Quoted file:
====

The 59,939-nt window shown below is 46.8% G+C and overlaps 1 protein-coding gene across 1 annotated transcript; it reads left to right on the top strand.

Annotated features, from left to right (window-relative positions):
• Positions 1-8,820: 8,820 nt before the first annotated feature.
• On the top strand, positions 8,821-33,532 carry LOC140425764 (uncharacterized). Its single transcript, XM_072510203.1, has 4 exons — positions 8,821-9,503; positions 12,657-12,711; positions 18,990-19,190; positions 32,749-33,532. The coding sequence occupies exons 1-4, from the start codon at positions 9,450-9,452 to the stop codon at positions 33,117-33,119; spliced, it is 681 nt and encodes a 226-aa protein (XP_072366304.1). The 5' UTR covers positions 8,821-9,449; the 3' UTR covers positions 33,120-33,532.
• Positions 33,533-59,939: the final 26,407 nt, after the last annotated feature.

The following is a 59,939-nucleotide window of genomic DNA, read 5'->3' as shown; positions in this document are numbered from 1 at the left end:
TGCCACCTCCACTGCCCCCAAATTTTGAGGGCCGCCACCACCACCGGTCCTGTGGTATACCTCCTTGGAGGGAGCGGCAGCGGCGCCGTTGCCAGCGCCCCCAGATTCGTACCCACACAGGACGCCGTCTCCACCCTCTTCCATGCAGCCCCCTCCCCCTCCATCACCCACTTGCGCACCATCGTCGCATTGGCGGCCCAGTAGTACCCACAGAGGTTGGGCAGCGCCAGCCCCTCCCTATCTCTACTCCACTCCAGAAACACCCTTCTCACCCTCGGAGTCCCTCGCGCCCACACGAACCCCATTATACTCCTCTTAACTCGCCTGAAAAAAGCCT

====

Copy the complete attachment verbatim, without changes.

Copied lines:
The 59,939-nt window shown below is 46.8% G+C and overlaps 1 protein-coding gene across 1 annotated transcript; it reads left to right on the top strand.

Annotated features, from left to right (window-relative positions):
• Positions 1-8,820: 8,820 nt before the first annotated feature.
• On the top strand, positions 8,821-33,532 carry LOC140425764 (uncharacterized). Its single transcript, XM_072510203.1, has 4 exons — positions 8,821-9,503; positions 12,657-12,711; positions 18,990-19,190; positions 32,749-33,532. The coding sequence occupies exons 1-4, from the start codon at positions 9,450-9,452 to the stop codon at positions 33,117-33,119; spliced, it is 681 nt and encodes a 226-aa protein (XP_072366304.1). The 5' UTR covers positions 8,821-9,449; the 3' UTR covers positions 33,120-33,532.
• Positions 33,533-59,939: the final 26,407 nt, after the last annotated feature.

The following is a 59,939-nucleotide window of genomic DNA, read 5'->3' as shown; positions in this document are numbered from 1 at the left end:
TGCCACCTCCACTGCCCCCAAATTTTGAGGGCCGCCACCACCACCGGTCCTGTGGTATACCTCCTTGGAGGGAGCGGCAGCGGCGCCGTTGCCAGCGCCCCCAGATTCGTACCCACACAGGACGCCGTCTCCACCCTCTTCCATGCAGCCCCCTCCCCCTCCATCACCCACTTGCGCACCATCGTCGCATTGGCGGCCCAGTAGTACCCACAGAGGTTGGGCAGCGCCAGCCCCTCCCTATCTCTACTCCACTCCAGAAACACCCTTCTCACCCTCGGAGTCCCTCGCGCCCACACGAACCCCATTATACTCCTCTTAACTCGCCTGAAAAAAGCCT